REVIEW: Land of The Dead

By now it’s a custom for critics, especially web/blog-based critics, to open their reviews of “Land of The Dead” with a paragraph or more laying out how familiar they are with George Romero’s “dead” cycle as a way of establishing their respective “geek cred.” I think my geek cred is established enough already, so I’ll break with that custom to a degree. Bottom line: This is a you-do-or-you-don’t sort of thing. Either the name George A. Romero means something to you or it doesn’t. Either you’re excited by the prospect of Mr. Romero shooting another zombie movie, or you’re not.

Whichever camp you fall into, you still ought to give this a look regardless. Amid all of the niche-targeted hype that the genre’s “creator” has made “his ultimate zombie masterpiece,” and the pages and pages of digital debate over old-school slow zombies (used here) versus the newfangled running zombies (seen elsewhere,) is the simple fact that this is a sharp, funny, scary horror movie that’s also leagues smarter and more character driven than most any offering we get in the summertime from any genre.

To recap: In three prior, loosely-connected films (“Night of The Living Dead,” “Dawn of The Dead,” “Day of The Dead,”) Romero imagined a slow-burn apocalypse occuring as an unexplained zombie plague sweeps the planet. As “Land” opens, the end of the world “as we know it” has come and gone. The zombies have more or less overrun the globe, and all that remains of human civilization has walled itself up inside a secure, unspecified city. Here, most of the citizens live a harsh, impoverished existance, but there is still an elite upper-class that rules over the place in pre-armageddon oppulence from the skyscraper-ensconed “community” of Fiddler’s Green. The upper-class, in turn, are ruled over by Kaufman (Dennis Hopper.)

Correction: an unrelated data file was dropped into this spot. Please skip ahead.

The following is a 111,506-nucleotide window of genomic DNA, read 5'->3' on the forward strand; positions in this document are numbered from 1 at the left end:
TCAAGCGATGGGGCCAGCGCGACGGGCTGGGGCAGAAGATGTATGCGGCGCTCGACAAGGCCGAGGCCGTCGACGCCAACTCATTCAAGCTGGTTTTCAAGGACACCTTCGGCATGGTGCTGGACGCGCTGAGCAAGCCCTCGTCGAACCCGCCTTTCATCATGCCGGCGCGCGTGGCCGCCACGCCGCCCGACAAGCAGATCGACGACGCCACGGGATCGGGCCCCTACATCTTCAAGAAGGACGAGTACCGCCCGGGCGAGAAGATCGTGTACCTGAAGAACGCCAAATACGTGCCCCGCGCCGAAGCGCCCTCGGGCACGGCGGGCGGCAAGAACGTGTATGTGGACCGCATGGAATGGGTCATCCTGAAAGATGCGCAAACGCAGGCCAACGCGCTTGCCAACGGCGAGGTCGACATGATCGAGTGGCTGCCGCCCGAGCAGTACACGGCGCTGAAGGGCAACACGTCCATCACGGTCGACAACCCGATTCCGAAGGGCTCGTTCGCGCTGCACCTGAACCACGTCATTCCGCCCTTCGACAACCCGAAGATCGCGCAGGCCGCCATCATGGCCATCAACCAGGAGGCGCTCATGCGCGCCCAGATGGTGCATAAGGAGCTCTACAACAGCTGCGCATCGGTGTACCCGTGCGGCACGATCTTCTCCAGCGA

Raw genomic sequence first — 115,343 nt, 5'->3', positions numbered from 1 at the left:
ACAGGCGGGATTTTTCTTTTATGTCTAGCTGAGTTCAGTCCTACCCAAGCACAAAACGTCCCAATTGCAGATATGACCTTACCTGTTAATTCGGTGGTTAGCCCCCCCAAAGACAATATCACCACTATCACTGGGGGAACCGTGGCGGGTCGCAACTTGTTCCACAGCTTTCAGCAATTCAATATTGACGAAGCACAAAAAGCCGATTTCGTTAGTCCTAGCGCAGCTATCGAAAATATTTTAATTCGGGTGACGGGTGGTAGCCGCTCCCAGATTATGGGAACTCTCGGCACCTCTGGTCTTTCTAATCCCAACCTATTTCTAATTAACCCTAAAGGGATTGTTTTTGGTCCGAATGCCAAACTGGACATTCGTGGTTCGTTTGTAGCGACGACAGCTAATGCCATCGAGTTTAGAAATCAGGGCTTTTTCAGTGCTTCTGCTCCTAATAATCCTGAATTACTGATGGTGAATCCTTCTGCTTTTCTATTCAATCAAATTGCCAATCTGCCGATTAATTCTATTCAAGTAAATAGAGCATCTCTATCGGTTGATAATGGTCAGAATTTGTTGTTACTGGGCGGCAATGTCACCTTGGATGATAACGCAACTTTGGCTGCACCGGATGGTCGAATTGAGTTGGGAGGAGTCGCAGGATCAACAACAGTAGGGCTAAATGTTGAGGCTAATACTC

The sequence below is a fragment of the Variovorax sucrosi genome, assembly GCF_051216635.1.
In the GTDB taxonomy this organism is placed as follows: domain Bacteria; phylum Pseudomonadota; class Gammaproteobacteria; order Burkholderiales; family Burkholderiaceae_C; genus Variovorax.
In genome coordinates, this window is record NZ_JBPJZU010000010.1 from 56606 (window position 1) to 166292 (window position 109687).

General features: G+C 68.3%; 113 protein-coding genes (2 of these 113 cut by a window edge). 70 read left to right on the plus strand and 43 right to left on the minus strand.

The main heroes of the piece are among the scavenger-soldiers Kaufman employs to trek out into the zombie-infested wilderness for the food, medicine and other supplies he uses to maintain order and power. When high-level soldier Cholo (John Leguizamo) sees his plan to join the ranks of Fiddler’s Green cut down by Kaufman, he hijacks the armored anti-zombie assault-vehicle Dead Reckoning and tries to hold the city for ransom. As this occurs during and eventually amplifies an uptick in zombie aggression, Kaufman sends a team of colorful rogues out to retrieve Dead Reckoning. To say that nothing goes exactly according to plan is a given, no?

Oh, and the zombies? In the film’s sharpest moment of inspiration, the zombies themselves are off on their own paralell story until the final act. Until then, Romero makes good at paying off the notion of “evolution” among the walking dead he’s been hinting at since “Dawn”: Having claimed much of the world for themselves, the zombies are now content to shamble about pantomiming crude approximations of the lingering memories of their prior existance. A turning point comes when one zombie, a lumbering one-time gas station attendant the film credits only as “Big Daddy,” apparently develops a sense of… well, anger at the Dead Reckoning crew’s slaughter of his “people.” Making like a half-rotted Spartacus, Big Daddy organizes his fellow zombies into a march on Fiddler’s Green, during the course of which they are able to re-learn the use of tools… And weapons. Including guns.